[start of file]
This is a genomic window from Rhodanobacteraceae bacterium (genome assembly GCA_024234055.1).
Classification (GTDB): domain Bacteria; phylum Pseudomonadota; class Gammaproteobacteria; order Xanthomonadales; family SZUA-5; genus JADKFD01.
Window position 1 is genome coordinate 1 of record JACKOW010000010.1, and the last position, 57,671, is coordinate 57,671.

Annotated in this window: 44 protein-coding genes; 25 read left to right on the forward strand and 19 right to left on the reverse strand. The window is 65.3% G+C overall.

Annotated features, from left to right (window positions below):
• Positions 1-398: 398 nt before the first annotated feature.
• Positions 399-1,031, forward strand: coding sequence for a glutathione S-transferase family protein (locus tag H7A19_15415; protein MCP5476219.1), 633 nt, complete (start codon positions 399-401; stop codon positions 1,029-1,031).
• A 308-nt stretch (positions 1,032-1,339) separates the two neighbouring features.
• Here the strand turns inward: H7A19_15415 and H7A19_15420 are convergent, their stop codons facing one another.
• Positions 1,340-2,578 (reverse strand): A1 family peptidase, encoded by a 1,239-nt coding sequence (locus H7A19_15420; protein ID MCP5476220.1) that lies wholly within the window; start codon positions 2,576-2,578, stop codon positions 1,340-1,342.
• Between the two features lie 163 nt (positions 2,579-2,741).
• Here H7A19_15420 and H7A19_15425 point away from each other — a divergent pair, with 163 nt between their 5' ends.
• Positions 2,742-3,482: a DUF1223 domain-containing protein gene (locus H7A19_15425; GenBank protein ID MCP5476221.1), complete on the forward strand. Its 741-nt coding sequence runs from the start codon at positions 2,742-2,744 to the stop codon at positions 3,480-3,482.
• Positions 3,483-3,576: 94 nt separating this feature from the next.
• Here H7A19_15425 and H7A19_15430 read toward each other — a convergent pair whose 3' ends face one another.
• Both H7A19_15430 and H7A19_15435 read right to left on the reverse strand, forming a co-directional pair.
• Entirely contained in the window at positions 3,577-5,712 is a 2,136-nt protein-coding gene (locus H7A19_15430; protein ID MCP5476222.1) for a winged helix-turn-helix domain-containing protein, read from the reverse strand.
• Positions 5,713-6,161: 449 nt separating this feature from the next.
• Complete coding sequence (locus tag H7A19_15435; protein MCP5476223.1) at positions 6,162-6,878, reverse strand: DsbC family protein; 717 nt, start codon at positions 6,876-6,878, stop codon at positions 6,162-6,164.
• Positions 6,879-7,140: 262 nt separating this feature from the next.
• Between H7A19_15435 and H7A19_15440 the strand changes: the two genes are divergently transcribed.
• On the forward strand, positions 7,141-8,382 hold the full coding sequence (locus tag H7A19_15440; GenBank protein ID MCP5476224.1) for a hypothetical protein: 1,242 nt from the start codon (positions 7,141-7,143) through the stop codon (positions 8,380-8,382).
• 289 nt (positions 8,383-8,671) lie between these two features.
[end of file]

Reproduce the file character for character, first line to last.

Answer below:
This is a genomic window from Rhodanobacteraceae bacterium (genome assembly GCA_024234055.1).
Classification (GTDB): domain Bacteria; phylum Pseudomonadota; class Gammaproteobacteria; order Xanthomonadales; family SZUA-5; genus JADKFD01.
Window position 1 is genome coordinate 1 of record JACKOW010000010.1, and the last position, 57,671, is coordinate 57,671.

Annotated in this window: 44 protein-coding genes; 25 read left to right on the forward strand and 19 right to left on the reverse strand. The window is 65.3% G+C overall.

Annotated features, from left to right (window positions below):
• Positions 1-398: 398 nt before the first annotated feature.
• Positions 399-1,031, forward strand: coding sequence for a glutathione S-transferase family protein (locus tag H7A19_15415; protein MCP5476219.1), 633 nt, complete (start codon positions 399-401; stop codon positions 1,029-1,031).
• A 308-nt stretch (positions 1,032-1,339) separates the two neighbouring features.
• Here the strand turns inward: H7A19_15415 and H7A19_15420 are convergent, their stop codons facing one another.
• Positions 1,340-2,578 (reverse strand): A1 family peptidase, encoded by a 1,239-nt coding sequence (locus H7A19_15420; protein ID MCP5476220.1) that lies wholly within the window; start codon positions 2,576-2,578, stop codon positions 1,340-1,342.
• Between the two features lie 163 nt (positions 2,579-2,741).
• Here H7A19_15420 and H7A19_15425 point away from each other — a divergent pair, with 163 nt between their 5' ends.
• Positions 2,742-3,482: a DUF1223 domain-containing protein gene (locus H7A19_15425; GenBank protein ID MCP5476221.1), complete on the forward strand. Its 741-nt coding sequence runs from the start codon at positions 2,742-2,744 to the stop codon at positions 3,480-3,482.
• Positions 3,483-3,576: 94 nt separating this feature from the next.
• Here H7A19_15425 and H7A19_15430 read toward each other — a convergent pair whose 3' ends face one another.
• Both H7A19_15430 and H7A19_15435 read right to left on the reverse strand, forming a co-directional pair.
• Entirely contained in the window at positions 3,577-5,712 is a 2,136-nt protein-coding gene (locus H7A19_15430; protein ID MCP5476222.1) for a winged helix-turn-helix domain-containing protein, read from the reverse strand.
• Positions 5,713-6,161: 449 nt separating this feature from the next.
• Complete coding sequence (locus tag H7A19_15435; protein MCP5476223.1) at positions 6,162-6,878, reverse strand: DsbC family protein; 717 nt, start codon at positions 6,876-6,878, stop codon at positions 6,162-6,164.
• Positions 6,879-7,140: 262 nt separating this feature from the next.
• Between H7A19_15435 and H7A19_15440 the strand changes: the two genes are divergently transcribed.
• On the forward strand, positions 7,141-8,382 hold the full coding sequence (locus tag H7A19_15440; GenBank protein ID MCP5476224.1) for a hypothetical protein: 1,242 nt from the start codon (positions 7,141-7,143) through the stop codon (positions 8,380-8,382).
• 289 nt (positions 8,383-8,671) lie between these two features.